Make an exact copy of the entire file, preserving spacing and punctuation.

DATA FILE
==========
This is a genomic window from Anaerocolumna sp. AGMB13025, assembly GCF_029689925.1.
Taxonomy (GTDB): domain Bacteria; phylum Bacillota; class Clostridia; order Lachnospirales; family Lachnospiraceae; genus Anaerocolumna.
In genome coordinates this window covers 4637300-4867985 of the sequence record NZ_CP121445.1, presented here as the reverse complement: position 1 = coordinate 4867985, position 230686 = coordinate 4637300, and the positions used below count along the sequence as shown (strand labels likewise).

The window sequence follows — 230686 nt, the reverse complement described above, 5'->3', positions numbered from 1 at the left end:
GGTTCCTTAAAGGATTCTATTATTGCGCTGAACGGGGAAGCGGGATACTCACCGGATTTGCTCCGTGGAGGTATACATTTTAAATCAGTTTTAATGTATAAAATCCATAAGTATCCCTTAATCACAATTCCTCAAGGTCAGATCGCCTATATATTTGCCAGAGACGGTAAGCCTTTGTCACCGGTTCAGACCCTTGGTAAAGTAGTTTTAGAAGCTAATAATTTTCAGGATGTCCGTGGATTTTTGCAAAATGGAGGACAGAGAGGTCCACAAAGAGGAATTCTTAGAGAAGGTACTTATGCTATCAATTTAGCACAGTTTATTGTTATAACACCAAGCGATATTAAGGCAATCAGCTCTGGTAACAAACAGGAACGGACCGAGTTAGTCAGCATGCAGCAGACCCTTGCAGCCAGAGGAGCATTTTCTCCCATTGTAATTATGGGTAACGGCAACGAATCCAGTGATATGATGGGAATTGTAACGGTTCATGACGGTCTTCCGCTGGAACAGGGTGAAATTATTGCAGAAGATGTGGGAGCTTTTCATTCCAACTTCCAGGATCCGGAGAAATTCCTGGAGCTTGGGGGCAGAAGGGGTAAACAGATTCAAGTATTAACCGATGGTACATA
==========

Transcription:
This is a genomic window from Anaerocolumna sp. AGMB13025, assembly GCF_029689925.1.
Taxonomy (GTDB): domain Bacteria; phylum Bacillota; class Clostridia; order Lachnospirales; family Lachnospiraceae; genus Anaerocolumna.
In genome coordinates this window covers 4637300-4867985 of the sequence record NZ_CP121445.1, presented here as the reverse complement: position 1 = coordinate 4867985, position 230686 = coordinate 4637300, and the positions used below count along the sequence as shown (strand labels likewise).

The window sequence follows — 230686 nt, the reverse complement described above, 5'->3', positions numbered from 1 at the left end:
GGTTCCTTAAAGGATTCTATTATTGCGCTGAACGGGGAAGCGGGATACTCACCGGATTTGCTCCGTGGAGGTATACATTTTAAATCAGTTTTAATGTATAAAATCCATAAGTATCCCTTAATCACAATTCCTCAAGGTCAGATCGCCTATATATTTGCCAGAGACGGTAAGCCTTTGTCACCGGTTCAGACCCTTGGTAAAGTAGTTTTAGAAGCTAATAATTTTCAGGATGTCCGTGGATTTTTGCAAAATGGAGGACAGAGAGGTCCACAAAGAGGAATTCTTAGAGAAGGTACTTATGCTATCAATTTAGCACAGTTTATTGTTATAACACCAAGCGATATTAAGGCAATCAGCTCTGGTAACAAACAGGAACGGACCGAGTTAGTCAGCATGCAGCAGACCCTTGCAGCCAGAGGAGCATTTTCTCCCATTGTAATTATGGGTAACGGCAACGAATCCAGTGATATGATGGGAATTGTAACGGTTCATGACGGTCTTCCGCTGGAACAGGGTGAAATTATTGCAGAAGATGTGGGAGCTTTTCATTCCAACTTCCAGGATCCGGAGAAATTCCTGGAGCTTGGGGGCAGAAGGGGTAAACAGATTCAAGTATTAACCGATGGTACATA